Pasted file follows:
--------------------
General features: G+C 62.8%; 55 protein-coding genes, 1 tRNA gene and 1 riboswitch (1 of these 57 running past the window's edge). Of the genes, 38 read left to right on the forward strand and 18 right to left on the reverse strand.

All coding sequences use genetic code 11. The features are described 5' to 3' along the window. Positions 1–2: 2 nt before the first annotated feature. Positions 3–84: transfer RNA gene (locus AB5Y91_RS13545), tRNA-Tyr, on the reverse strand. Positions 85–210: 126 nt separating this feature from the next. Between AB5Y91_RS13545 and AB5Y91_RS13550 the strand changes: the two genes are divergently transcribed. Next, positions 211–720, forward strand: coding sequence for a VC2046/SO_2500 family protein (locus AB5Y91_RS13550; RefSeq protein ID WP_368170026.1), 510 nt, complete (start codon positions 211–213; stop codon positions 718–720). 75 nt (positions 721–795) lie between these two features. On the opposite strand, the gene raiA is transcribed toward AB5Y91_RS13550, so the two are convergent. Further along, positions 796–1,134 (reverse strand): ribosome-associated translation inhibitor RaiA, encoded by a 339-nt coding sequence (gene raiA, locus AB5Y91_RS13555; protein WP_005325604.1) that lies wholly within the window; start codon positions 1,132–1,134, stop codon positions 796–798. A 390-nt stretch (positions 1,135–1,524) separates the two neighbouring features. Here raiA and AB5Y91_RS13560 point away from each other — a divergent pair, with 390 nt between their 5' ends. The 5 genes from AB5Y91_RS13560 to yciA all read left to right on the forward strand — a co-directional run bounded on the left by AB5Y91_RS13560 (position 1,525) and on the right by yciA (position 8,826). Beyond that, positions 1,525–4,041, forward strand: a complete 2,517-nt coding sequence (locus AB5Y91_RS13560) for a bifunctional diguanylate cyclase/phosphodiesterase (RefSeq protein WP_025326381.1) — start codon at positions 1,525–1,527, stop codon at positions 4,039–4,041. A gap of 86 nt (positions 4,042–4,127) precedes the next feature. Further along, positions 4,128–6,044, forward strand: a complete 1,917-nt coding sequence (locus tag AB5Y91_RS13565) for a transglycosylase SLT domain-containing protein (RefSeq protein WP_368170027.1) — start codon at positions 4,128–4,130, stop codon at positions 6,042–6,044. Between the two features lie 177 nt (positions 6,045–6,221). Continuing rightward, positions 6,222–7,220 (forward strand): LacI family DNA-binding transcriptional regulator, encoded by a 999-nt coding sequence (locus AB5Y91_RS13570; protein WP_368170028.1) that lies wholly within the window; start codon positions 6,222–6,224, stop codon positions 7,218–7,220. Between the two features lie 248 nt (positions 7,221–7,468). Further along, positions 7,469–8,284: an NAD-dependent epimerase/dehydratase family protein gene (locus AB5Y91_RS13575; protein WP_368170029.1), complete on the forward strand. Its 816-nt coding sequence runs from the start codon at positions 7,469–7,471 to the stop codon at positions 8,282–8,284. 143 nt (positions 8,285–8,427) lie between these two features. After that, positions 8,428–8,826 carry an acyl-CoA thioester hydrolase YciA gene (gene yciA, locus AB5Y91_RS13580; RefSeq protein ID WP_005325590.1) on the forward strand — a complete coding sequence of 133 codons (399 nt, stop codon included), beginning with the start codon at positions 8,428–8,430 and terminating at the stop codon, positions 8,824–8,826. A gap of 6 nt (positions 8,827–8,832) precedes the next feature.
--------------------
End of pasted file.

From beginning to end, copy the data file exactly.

General features: G+C 62.8%; 55 protein-coding genes, 1 tRNA gene and 1 riboswitch (1 of these 57 running past the window's edge). Of the genes, 38 read left to right on the forward strand and 18 right to left on the reverse strand.

All coding sequences use genetic code 11. The features are described 5' to 3' along the window. Positions 1–2: 2 nt before the first annotated feature. Positions 3–84: transfer RNA gene (locus AB5Y91_RS13545), tRNA-Tyr, on the reverse strand. Positions 85–210: 126 nt separating this feature from the next. Between AB5Y91_RS13545 and AB5Y91_RS13550 the strand changes: the two genes are divergently transcribed. Next, positions 211–720, forward strand: coding sequence for a VC2046/SO_2500 family protein (locus AB5Y91_RS13550; RefSeq protein ID WP_368170026.1), 510 nt, complete (start codon positions 211–213; stop codon positions 718–720). 75 nt (positions 721–795) lie between these two features. On the opposite strand, the gene raiA is transcribed toward AB5Y91_RS13550, so the two are convergent. Further along, positions 796–1,134 (reverse strand): ribosome-associated translation inhibitor RaiA, encoded by a 339-nt coding sequence (gene raiA, locus AB5Y91_RS13555; protein WP_005325604.1) that lies wholly within the window; start codon positions 1,132–1,134, stop codon positions 796–798. A 390-nt stretch (positions 1,135–1,524) separates the two neighbouring features. Here raiA and AB5Y91_RS13560 point away from each other — a divergent pair, with 390 nt between their 5' ends. The 5 genes from AB5Y91_RS13560 to yciA all read left to right on the forward strand — a co-directional run bounded on the left by AB5Y91_RS13560 (position 1,525) and on the right by yciA (position 8,826). Beyond that, positions 1,525–4,041, forward strand: a complete 2,517-nt coding sequence (locus AB5Y91_RS13560) for a bifunctional diguanylate cyclase/phosphodiesterase (RefSeq protein WP_025326381.1) — start codon at positions 1,525–1,527, stop codon at positions 4,039–4,041. A gap of 86 nt (positions 4,042–4,127) precedes the next feature. Further along, positions 4,128–6,044, forward strand: a complete 1,917-nt coding sequence (locus tag AB5Y91_RS13565) for a transglycosylase SLT domain-containing protein (RefSeq protein WP_368170027.1) — start codon at positions 4,128–4,130, stop codon at positions 6,042–6,044. Between the two features lie 177 nt (positions 6,045–6,221). Continuing rightward, positions 6,222–7,220 (forward strand): LacI family DNA-binding transcriptional regulator, encoded by a 999-nt coding sequence (locus AB5Y91_RS13570; protein WP_368170028.1) that lies wholly within the window; start codon positions 6,222–6,224, stop codon positions 7,218–7,220. Between the two features lie 248 nt (positions 7,221–7,468). Further along, positions 7,469–8,284: an NAD-dependent epimerase/dehydratase family protein gene (locus AB5Y91_RS13575; protein WP_368170029.1), complete on the forward strand. Its 816-nt coding sequence runs from the start codon at positions 7,469–7,471 to the stop codon at positions 8,282–8,284. 143 nt (positions 8,285–8,427) lie between these two features. After that, positions 8,428–8,826 carry an acyl-CoA thioester hydrolase YciA gene (gene yciA, locus AB5Y91_RS13580; RefSeq protein ID WP_005325590.1) on the forward strand — a complete coding sequence of 133 codons (399 nt, stop codon included), beginning with the start codon at positions 8,428–8,430 and terminating at the stop codon, positions 8,824–8,826. A gap of 6 nt (positions 8,827–8,832) precedes the next feature.